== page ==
Back at the hostel, I got the phone hooked up to the internet, started setting it up and immediately noticed a few anomalies. First: no Google Play store. Without that, how was I going to install the apps I need? Or any apps? A bit of investigation online told me that to get the Play store, I would need to root the phone – something I was very reluctant to do with a brand new handset, since it voids any warranty. I also discovered that the particular model I’d just been sold was China-specific (the i9308 instead of the i9300) – something that both the shop and the Wikipedia article on the Galaxy S3 failed to mention. This would have meant that the mobile would not work properly outside of China. Not ideal.

OK, I could go back to the store and get the correct model, but the inability to install apps was more worrying. More digging showed that a pile of other Android settings were either short on options or missing altogether.

Back to the shop.

Luckily, the nice girl who originally sold me the phone was still there. With a bit of pointing and showing, I managed to explain about the handset compatibility problem. She duly appeared with the right model, but before I left this time, I asked her to show me how to install apps.

Although she couldn’t get the Google Play store, she did get a Chinese version installed by sending the APK over via Bluetooth. A bit of a techie-hack, but it worked. I asked her to install an app to prove that it worked – the Gmail app. She managed to get it to install, but it wouldn’t run – something I suspected might happen according to one of the forums I’d read: a language-pack incompatibility apparently.

Fast suspecting that her commission was about to evaporate, she tried gamely to get it to work by installing APK’s direct from a PC. A bit of a dirtier hack and not something I fancied having to do myself. After 20 minutes without success, I finally called a halt to proceedings and demanded a refund (mysteriously, her previously good English dried up at that point and she couldn’t understand the word ‘refund’). Luckily for me the shop owner seemed to accept that a smartphone that can’t install apps is not much use and gave me my money back.

So what to make of all this? Firstly, why, if I’m buying an unlocked, SIM free handset, is Android hobbled so it only works in the country of purchase? Why can’t I just change the language to English (UK) and get on with it? Why? WHY?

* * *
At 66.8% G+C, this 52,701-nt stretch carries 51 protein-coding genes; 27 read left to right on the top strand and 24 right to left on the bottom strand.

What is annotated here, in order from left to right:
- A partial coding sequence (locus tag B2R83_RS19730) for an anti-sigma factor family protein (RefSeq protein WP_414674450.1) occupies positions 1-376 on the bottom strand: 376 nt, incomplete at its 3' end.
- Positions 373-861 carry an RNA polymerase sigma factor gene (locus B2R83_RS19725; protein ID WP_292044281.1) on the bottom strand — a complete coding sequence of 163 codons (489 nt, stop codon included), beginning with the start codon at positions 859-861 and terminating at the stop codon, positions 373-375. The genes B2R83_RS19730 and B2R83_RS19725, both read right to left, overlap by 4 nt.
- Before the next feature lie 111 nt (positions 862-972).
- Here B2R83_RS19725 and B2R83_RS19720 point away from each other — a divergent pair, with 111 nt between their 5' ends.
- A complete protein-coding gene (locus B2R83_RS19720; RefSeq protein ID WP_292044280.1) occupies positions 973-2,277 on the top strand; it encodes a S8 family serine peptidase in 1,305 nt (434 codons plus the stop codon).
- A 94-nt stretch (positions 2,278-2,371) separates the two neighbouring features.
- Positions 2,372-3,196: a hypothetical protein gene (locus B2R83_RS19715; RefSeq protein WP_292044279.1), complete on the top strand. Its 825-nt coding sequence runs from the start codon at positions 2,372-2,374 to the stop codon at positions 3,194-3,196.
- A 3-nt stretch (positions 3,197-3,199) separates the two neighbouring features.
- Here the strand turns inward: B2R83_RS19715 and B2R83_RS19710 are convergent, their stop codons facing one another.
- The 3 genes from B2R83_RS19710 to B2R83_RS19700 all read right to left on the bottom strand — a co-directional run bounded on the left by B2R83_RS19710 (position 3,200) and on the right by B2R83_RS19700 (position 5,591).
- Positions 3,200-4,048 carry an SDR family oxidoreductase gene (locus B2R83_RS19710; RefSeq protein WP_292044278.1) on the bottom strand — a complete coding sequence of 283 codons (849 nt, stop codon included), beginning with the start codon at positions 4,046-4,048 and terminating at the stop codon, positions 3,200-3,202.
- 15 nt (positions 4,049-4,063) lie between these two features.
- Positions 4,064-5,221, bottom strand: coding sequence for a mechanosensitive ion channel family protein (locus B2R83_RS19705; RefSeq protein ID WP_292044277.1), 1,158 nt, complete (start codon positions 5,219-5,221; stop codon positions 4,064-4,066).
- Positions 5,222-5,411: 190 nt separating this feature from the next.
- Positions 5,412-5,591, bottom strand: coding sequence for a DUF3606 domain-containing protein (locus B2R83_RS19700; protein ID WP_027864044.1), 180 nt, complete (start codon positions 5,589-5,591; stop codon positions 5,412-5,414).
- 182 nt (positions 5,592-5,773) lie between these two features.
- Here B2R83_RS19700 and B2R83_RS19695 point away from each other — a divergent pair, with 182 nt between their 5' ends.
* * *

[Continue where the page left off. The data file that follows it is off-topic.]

I thought the whole point of Android was openness. Does iOS, with all its restrictions, stop you doing this with an unlocked phone? Not as far as I can tell.

I actually wrote a letter to the head of Samsung UK explaining all this and asking for help (no reply so far). I also pointed out that the combination of Android 4 and the Galaxy S3 had finally persuaded a 4+ year iPhone user to make the switch. I mean, I'd actually handed over my cash and walked out the store!

Now things aren't so clear cut. The issues above effectively mean that I can’t get a new phone until I get back to the UK in November – the Vietnamese or Thai versions may not have the same problems but why would I take the risk? By then the new iPhone will be out and that with all the collateral I’ve got in the App Store means I may no longer be so keen to move.

They almost had me…

Guilin & Longji Rice Terraces

9th-10th July
We arrived in Guilin about a week ago for a short stop before heading to Yangshuo. We had pre-booked a trip to the Longji Rice Terraces, or Dragon’s Backbone as they are known (or Longsheng according to the Wiki page).

These are about two hours north of Guilin City. Before heading to the terraces we were treated to a ‘Long Hair Show’ from the women of a near-by village. They are part of a Chinese ethnic minority and have some peculiar customs when it comes to their hair. First-off, they never cut it – some of them have 2m-plus hair. But it’s not left to blow in the wind – there are strict rules about how it should be styled. If you’re an unmarried girl, then it all needs to be tucked under your hat, ready for your future husband. As soon as you’re married, out it comes, but it’s got to be carefully wrapped around your head, like a snake. Finally, when you have a baby, you’re allowed to use the final style, wrapped around but with a large bunch at the front. You can see the three styles in the photo below.

It's all about the barnet
The show itself was about an hour: 50% singing and dancing and 50% humiliate-the-westerner. Luckily, despite some pretty strong peer pressure, I resisted and this guy got picked to ‘marry’ a local girl.

Big Danish bloke (in the middle)